Now I know I'm in the minority on this view, but I don't see a "huge discrepancy" in the publishing trends of African American literature, especially since for the past decade, we have been having a boon of African American entrepreneurs running their own, credible publishing firms. And yes, they publish street lit. But they also publish Christian fiction, romance, and other genres. Even the street lit publishers are branching into other things. Also, I think that when we decide to include all African American experience in our readings and in our research to share with the teens we're working with, we'll find a lot of authors and titles which perhaps missed our radar before. I'm taking about Caribbean, Haitian, African, and Latino (yes, Black Latino), and Black Indian works. I'm talking about Black Christian, Jewish, Islamic, Buddhist, kinds of works. I'm talking about GLBTQ works. I'm talking about those experiences - I'm talking about all of us. 

And lastly, I'd like to share this. I was recently talking to a Street Lit author - one of the biggest authors - and this author also publishes novels with their publisher - in the genre of fantasy. But you'd never know it because the novels are published under a nom de plaume. When I asked the author why they don't use their real name, they said the market shows that neither Whites nor Blacks would want to read someone like this person in this particular genre. Bottom line - even authors have to eat. And this brings up the question also that - for real? for real? Alot of times we dont' know WHO is writing WHAT. So while we are moaning about not enough of this or not enough of that .... those who are trying to give us enough aren't being supported enough in order to keep giving us what we perceive we lack.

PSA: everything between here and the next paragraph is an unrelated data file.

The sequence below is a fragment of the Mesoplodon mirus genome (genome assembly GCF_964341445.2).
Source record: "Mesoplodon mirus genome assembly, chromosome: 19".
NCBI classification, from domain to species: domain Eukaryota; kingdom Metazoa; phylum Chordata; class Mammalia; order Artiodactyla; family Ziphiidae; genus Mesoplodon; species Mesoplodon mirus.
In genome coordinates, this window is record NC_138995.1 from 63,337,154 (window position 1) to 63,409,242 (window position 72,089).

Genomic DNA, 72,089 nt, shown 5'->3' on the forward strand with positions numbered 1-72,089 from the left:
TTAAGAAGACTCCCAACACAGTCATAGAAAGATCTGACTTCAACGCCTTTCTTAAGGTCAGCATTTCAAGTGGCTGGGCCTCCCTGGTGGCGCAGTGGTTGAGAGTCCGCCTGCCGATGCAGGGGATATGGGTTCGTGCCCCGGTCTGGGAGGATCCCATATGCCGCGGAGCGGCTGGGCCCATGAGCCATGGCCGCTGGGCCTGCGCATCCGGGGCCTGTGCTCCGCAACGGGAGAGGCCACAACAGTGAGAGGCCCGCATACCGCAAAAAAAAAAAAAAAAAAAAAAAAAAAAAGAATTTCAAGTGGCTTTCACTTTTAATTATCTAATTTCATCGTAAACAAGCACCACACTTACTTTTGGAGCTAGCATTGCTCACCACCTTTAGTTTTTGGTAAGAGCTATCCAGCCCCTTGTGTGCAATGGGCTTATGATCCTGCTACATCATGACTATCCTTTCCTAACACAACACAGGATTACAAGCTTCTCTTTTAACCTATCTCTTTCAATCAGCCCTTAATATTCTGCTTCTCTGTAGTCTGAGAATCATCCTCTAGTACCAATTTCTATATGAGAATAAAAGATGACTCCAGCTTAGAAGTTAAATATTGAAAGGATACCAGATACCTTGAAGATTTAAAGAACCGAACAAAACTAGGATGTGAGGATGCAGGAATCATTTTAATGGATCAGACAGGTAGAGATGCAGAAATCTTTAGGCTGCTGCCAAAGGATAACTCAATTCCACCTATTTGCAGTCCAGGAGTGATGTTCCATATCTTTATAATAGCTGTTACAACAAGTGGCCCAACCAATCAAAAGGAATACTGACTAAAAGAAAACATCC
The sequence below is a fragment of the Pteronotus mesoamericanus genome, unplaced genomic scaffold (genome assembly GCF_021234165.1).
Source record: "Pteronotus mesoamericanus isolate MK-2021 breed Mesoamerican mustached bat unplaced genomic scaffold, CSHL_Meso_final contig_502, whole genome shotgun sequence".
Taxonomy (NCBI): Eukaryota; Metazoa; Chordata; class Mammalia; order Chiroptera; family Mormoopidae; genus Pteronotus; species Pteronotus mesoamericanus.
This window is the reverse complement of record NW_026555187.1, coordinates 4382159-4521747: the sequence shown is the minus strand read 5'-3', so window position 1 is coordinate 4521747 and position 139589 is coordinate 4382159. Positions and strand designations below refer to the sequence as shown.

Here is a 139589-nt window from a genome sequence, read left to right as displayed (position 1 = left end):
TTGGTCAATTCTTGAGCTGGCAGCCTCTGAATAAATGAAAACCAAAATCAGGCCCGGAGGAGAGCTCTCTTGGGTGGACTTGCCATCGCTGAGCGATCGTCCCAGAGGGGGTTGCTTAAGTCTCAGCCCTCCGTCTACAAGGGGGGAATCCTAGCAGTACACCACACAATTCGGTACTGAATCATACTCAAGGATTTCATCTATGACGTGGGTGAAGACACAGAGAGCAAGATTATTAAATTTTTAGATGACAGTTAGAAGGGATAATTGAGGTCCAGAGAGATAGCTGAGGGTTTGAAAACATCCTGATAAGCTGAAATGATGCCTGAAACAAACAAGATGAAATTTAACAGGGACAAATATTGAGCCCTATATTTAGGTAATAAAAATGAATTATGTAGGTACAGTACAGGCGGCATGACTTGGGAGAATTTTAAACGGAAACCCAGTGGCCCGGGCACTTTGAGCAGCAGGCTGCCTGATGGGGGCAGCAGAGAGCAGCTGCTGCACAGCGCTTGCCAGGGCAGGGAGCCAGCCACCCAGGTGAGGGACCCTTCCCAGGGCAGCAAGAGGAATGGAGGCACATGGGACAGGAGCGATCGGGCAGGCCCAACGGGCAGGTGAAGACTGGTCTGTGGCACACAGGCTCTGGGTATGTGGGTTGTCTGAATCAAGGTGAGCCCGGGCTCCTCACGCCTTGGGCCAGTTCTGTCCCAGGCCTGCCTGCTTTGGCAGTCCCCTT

And the beat goes on...."


  1. And a mighty beat it is-point well made. I feel that it is necessary for this to be rewritten as often as possible. In other words the fact that not enough support isn't given to those trying to provide the right stuff for street lit awareness needs to be said and written as often as possible-to get the idea across that street lit is here and doing fine.

  2. "When I asked the author why they don't use their real name, they said the market shows that neither Whites nor Blacks would want to read someone like this person in this particular genre."

    That part of the post summarized that blacks pretty much only want to read urban/street lit when it comes to fiction books

    So people shouldn't be surprised when new and current black authors write in that genre since the others don't draw as much interest